Sexual selection for symmetrical male medflies (Diptera : Tephritidae) confirmed in the field



Hunt MK, Nicholls CJ, Wood RJ, Rendon AP & Gilburn A (2004) Sexual selection for symmetrical male medflies (Diptera : Tephritidae) confirmed in the field. Biological Journal of the Linnean Society, 81 (3), pp. 347-355.

The role of fluctuating asymmetry as an indicator of fitness to females in mate choice remains controversial. Previous studies indicated that male medflies with symmetrical supra-fronto-orbital (SFO) bristles achieve relatively high mating success under laboratory conditions. Here we present data from field cage studies of wild collected medflies in Guatemala and Crete, which reveal the same association between fluctuating asymmetry in SFO bristle length and mating success as that seen in the laboratory. The experiments in Crete included males that were missing one or both of their bristles. A comparison of mating success between the three groups indicated that the mere presence of bristles did not exert a major influence. Analysis of attempted courtships suggests that the association between male mating success and FA in bristle length appears to be generated as a result of females being more likely to enter into courtships with symmetrical males, rather than through a rejection of asymmetrical males during or after it. This raises the possibility that the primary stimulus that makes a symmetrical male attractive is acting at too great a distance to depend on symmetry itself. Alternatives might include superior pheromone emissions or the occupation of a prime location within the lek.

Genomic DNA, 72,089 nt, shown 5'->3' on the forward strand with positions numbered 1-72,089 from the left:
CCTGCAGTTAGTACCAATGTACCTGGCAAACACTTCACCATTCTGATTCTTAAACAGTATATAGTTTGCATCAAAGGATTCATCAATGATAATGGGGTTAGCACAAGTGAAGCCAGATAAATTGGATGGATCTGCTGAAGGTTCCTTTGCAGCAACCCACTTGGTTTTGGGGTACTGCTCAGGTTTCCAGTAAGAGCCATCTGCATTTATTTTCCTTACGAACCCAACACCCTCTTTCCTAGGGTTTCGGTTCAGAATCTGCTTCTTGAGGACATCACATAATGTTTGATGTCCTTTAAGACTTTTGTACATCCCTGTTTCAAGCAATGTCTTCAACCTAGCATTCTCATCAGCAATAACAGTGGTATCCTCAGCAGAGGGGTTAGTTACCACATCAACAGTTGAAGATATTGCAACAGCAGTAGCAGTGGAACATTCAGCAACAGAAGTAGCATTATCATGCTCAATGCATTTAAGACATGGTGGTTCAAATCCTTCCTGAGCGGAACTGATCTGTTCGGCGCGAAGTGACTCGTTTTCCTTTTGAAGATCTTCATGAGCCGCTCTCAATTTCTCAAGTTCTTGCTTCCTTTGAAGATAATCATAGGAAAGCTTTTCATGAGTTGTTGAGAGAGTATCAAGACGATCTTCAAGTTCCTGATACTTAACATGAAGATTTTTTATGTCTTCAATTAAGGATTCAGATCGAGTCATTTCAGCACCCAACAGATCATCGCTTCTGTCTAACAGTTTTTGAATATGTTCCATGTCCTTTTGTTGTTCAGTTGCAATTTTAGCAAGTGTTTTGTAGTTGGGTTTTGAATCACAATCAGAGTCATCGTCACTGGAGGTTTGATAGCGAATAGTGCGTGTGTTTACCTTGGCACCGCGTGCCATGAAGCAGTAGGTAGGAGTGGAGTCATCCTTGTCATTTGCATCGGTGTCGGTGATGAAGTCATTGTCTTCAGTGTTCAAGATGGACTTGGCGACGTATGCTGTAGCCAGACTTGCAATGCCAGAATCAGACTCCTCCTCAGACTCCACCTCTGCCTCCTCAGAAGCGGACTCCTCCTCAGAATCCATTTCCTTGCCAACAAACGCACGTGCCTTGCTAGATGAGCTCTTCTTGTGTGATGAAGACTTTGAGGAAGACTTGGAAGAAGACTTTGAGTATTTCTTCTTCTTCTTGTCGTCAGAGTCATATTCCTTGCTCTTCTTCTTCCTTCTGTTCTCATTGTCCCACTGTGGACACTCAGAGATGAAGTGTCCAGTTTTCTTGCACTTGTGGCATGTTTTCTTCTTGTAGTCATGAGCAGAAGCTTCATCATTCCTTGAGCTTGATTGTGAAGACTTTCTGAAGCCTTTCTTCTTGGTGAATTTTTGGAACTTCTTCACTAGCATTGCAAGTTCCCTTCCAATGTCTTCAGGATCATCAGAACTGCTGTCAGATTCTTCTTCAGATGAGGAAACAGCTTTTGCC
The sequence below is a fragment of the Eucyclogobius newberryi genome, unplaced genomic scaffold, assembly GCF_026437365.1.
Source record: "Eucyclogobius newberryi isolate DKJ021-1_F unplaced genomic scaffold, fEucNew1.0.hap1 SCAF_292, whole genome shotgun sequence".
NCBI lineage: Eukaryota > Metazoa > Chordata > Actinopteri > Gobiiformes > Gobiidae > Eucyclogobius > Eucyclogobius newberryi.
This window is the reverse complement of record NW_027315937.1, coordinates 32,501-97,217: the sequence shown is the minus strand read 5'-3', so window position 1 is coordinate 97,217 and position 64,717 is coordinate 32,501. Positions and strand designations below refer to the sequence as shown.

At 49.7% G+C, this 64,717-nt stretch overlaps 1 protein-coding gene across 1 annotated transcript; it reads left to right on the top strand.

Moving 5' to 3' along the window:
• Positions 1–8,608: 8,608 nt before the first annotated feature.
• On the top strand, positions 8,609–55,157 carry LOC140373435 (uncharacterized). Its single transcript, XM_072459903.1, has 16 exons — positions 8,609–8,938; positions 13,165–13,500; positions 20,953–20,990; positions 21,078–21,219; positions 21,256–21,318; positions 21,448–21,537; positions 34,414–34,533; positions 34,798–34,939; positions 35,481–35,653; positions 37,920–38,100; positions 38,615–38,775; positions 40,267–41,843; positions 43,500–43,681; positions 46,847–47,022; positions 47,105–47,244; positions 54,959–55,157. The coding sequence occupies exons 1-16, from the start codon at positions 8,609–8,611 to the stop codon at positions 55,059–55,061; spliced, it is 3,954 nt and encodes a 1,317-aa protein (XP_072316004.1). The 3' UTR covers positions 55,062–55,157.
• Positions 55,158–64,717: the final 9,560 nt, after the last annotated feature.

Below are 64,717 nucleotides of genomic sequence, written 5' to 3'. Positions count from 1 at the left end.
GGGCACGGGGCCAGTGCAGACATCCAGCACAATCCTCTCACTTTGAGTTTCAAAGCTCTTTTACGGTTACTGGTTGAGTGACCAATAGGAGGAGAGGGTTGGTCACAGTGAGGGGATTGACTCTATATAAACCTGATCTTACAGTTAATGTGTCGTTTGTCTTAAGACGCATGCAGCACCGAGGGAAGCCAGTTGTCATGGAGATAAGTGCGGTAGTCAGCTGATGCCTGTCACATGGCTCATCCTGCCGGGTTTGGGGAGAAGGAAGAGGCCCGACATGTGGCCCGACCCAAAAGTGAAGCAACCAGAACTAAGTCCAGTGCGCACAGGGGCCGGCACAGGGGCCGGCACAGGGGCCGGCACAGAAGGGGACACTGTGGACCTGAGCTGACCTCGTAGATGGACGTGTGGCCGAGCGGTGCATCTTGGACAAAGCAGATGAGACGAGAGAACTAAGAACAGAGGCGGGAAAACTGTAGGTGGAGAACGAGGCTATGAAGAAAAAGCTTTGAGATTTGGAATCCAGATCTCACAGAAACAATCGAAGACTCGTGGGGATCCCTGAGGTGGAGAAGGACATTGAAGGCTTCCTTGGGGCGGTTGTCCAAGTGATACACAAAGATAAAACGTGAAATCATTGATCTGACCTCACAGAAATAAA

Ceratitis capitata; fluctuating asymmetry; Mediterranean fruit fly; SFO bristles

Biological Journal of the Linnean Society: Volume 81, Issue 3

Publication date31/03/2004
Publication date online10/03/2004
PublisherWiley-Blackwell for the Linnean Society of London

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Dr Andre Gilburn

Dr Andre Gilburn

Senior Lecturer, Biological and Environmental Sciences